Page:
The GP community was always divided about Andrew Lansley’s legislation. It’s flattering to be trusted with a £65bn commissioning budget and to be wooed by Cabinet ministers, yet many doctors smelled a rat.

Those who opposed the Health Act did so for various reasons, ranging from principled concern for NHS values to scepticism about the role of “commissioning support”. Many GPs simply prefer practising medicine to dabbling in management. Most at least acknowledge the harm that being at the sharp end of rationing might do to doctor-patient trust, and ultimately to the profession.

But GP practices weren’t themselves meant to be victims. Promises were given about the any qualified provider competition regime not stretching into primary care. Practice boundaries would be preserved. General practice had the British Medical Association to protect it. Besides, since 1948 GPs have become adept at straddling the boundary between the private and public sectors: independent contractors when necessary, bedrock of the NHS when it suits.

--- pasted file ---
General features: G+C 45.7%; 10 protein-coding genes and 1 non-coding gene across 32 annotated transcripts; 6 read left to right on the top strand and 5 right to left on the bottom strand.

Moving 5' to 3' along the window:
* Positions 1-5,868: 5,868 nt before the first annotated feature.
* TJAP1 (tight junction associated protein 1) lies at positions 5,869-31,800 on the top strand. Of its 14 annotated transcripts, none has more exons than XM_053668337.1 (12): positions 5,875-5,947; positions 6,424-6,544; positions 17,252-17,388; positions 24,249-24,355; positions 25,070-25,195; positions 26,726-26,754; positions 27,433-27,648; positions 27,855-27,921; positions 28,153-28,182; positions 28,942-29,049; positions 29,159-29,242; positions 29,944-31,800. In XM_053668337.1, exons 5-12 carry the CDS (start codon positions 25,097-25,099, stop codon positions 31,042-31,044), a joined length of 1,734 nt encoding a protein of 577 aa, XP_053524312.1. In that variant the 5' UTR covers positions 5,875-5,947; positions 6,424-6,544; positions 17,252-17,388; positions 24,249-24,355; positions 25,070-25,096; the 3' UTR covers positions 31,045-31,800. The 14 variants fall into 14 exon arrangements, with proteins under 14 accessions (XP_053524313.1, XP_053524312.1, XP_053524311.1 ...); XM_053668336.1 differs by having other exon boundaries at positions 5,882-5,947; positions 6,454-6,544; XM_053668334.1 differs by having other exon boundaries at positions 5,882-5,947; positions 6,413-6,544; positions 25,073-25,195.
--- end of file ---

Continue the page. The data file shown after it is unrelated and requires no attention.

So this month’s report by Catalyst corporate finance, which suggests the private sector could deliver up to 20 per cent (that’s around £2bn) of England’s community health needs by 2020, has caused a stir. For Catalyst’s analysts also highlight the opportunity offered by an £8.3bn GP market, in which private providers - they mean multi-practice groups like The Practice and Virgin Care - only currently cover 2.2 per cent.

At its core the act was never about commissioning, but two strategic pan-government objectives: reducing government’s role in provision, and sharply reducing government’s role as an employer. The big outsourcing companies are happy to oblige. Virgin Care grabbed the £500m NHS Surrey contract in March - with, as we now know, the assistance of a local MP, one Jeremy Hunt - taking 2,500 NHS staff with them. Serco, meanwhile, took the £140m NHS Suffolk community health contract.

In the acute sector, Circle already has Hinchingbrooke, and that ambition to make foundation trusts the world’s largest social enterprise sector still stands. So why would primary care expect immunity? An £8.3bn income stream, coupled with hard-to-measure outputs, makes it a juicy enough prize.

Noel Plumridge is an independent consultant and former NHS finance director,